After departing for a backpacking trip through Afghanistan in 2012, Joshua Boyle and his pregnant wife, Caitlin Coleman disappeared without a trace.
In the five years since the couple have suffered violence and captivity at the hands of a Taliban-linked insurgent group.
Reportedly an “idealistic” pair, Boyle told reporters that he and Coleman went with the intention of serving the people of Afghanistan.
“Those ordinary villagers… live deep inside Taliban-controlled Afghanistan, where no NGO, no aid worker, and no government has ever successfully been able to bring the necessary help,” he said. Exactly how the pair had intended to assist these communities was never made clear.
The idea for the trip was said to have begun a few years earlier during an expedition to central Asia, where they met a couple who spoke highly of Afghanistan for its natural beauty and relative safety.
During her five years of captivity, Coleman gave birth to four children, one of which was killed by her captors in Afghanistan. The surviving children are now aged four, two, and approximately six months.
As far as the young family’s attitude, Boyle recalls he and his wife thinking, “hey, let’s make the best of this and at least go home with a larger start on our family.”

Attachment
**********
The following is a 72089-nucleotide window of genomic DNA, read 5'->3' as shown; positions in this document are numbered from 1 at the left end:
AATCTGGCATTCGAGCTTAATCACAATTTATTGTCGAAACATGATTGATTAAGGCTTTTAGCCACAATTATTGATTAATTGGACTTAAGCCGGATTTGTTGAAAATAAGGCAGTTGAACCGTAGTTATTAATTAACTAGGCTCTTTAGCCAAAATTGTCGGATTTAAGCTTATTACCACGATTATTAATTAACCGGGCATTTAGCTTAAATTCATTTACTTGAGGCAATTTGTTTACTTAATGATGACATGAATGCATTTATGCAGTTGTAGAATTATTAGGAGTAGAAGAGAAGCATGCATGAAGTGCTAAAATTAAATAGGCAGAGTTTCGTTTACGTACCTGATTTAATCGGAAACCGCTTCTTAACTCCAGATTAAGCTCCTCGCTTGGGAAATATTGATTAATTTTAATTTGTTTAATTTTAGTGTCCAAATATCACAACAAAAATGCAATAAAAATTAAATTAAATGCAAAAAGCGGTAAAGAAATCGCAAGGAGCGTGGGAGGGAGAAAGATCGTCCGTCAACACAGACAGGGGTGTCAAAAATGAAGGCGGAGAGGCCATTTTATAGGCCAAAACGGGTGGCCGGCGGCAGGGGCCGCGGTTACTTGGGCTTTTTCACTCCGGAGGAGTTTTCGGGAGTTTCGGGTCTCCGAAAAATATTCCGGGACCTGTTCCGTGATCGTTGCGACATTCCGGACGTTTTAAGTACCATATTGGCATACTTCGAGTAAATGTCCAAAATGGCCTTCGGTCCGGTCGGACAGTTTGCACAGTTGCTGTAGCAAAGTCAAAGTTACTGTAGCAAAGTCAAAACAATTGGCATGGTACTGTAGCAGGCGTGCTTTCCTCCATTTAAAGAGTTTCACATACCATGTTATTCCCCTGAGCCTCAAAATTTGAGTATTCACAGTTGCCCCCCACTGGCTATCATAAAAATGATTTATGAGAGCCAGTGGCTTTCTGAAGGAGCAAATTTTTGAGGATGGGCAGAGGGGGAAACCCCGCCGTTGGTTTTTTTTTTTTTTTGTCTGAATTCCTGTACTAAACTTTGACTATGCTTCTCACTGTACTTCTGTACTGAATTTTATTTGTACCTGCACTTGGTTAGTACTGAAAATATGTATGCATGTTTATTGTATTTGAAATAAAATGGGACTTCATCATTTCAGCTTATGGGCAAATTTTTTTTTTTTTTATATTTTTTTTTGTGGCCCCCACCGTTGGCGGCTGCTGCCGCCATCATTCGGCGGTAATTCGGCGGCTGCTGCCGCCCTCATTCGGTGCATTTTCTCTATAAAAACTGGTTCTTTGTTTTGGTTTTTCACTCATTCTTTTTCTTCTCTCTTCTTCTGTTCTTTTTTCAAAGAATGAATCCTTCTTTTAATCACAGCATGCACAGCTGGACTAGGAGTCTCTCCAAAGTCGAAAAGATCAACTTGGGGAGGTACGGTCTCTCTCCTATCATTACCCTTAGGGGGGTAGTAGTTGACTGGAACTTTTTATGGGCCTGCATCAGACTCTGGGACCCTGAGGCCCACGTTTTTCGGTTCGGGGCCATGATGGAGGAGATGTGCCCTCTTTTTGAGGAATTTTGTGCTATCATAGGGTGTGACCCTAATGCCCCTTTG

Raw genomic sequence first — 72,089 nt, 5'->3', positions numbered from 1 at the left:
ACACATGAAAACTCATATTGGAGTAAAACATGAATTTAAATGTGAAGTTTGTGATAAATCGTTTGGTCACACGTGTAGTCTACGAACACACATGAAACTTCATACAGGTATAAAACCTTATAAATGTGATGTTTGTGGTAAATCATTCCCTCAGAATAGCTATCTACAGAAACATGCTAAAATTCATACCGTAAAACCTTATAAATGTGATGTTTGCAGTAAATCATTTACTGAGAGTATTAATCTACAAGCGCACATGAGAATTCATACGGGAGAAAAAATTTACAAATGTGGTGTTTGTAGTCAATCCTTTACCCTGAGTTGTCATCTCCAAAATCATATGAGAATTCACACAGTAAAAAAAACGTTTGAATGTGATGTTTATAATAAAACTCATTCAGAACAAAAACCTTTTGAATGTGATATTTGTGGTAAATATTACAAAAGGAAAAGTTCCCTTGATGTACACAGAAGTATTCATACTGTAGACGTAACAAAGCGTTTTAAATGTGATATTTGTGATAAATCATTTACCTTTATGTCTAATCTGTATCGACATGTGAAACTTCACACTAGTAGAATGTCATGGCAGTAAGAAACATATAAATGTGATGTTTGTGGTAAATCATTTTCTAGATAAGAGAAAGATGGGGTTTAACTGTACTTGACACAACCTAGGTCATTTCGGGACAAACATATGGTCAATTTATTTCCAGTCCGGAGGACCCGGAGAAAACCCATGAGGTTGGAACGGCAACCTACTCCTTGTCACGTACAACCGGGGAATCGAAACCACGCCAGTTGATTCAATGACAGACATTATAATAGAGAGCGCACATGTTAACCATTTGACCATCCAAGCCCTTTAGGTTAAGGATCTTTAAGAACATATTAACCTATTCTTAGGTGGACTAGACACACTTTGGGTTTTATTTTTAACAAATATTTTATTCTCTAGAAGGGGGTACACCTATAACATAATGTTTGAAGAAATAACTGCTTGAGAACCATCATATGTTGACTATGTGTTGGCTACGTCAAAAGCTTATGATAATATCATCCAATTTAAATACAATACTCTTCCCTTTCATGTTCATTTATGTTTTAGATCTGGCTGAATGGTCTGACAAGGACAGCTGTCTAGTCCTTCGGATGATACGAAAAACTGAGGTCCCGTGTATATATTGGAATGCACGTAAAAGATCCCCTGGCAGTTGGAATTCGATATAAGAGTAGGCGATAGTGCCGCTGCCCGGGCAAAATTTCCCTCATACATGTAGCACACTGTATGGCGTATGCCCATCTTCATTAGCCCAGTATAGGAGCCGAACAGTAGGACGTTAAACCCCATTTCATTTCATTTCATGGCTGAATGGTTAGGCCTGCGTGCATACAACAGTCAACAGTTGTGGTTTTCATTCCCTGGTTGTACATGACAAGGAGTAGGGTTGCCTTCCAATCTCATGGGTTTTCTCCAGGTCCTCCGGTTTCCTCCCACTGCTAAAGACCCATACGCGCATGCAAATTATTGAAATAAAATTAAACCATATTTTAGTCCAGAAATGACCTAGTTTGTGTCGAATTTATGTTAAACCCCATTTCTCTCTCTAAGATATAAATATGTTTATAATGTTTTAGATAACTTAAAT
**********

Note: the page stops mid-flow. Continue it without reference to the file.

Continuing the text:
Now back in Canada, Boyle says they are adjusting well.
“These are children who… did not know what a toilet looks like. They used a bucket,” he said in a video released last week.
Having once been married to Zaynab Khadr, the older sister of former Guantanamo Bay detainee, Omar Khadr, Boyle is no stranger to controversy.
During their year-long matrimony, Boyle defended controversial comments made by his then-wife, in 2004, which seemed to suggest the 9/11 terror attacks were “justified.”
However, according to long-time friend, Alex Edwards, Boyle himself did not seem to ascribe to any particular system of beliefs or ideological persuasion.
“He once described himself to me as a hippie, Mennonite love child,” wrote Edwards in a blog post for Medium.
Controversy still surrounds the Boyle-Coleman family as many questions remain unanswered.
The young family is currently re-adjusting to Canadian life in Boyle’s parents’ home.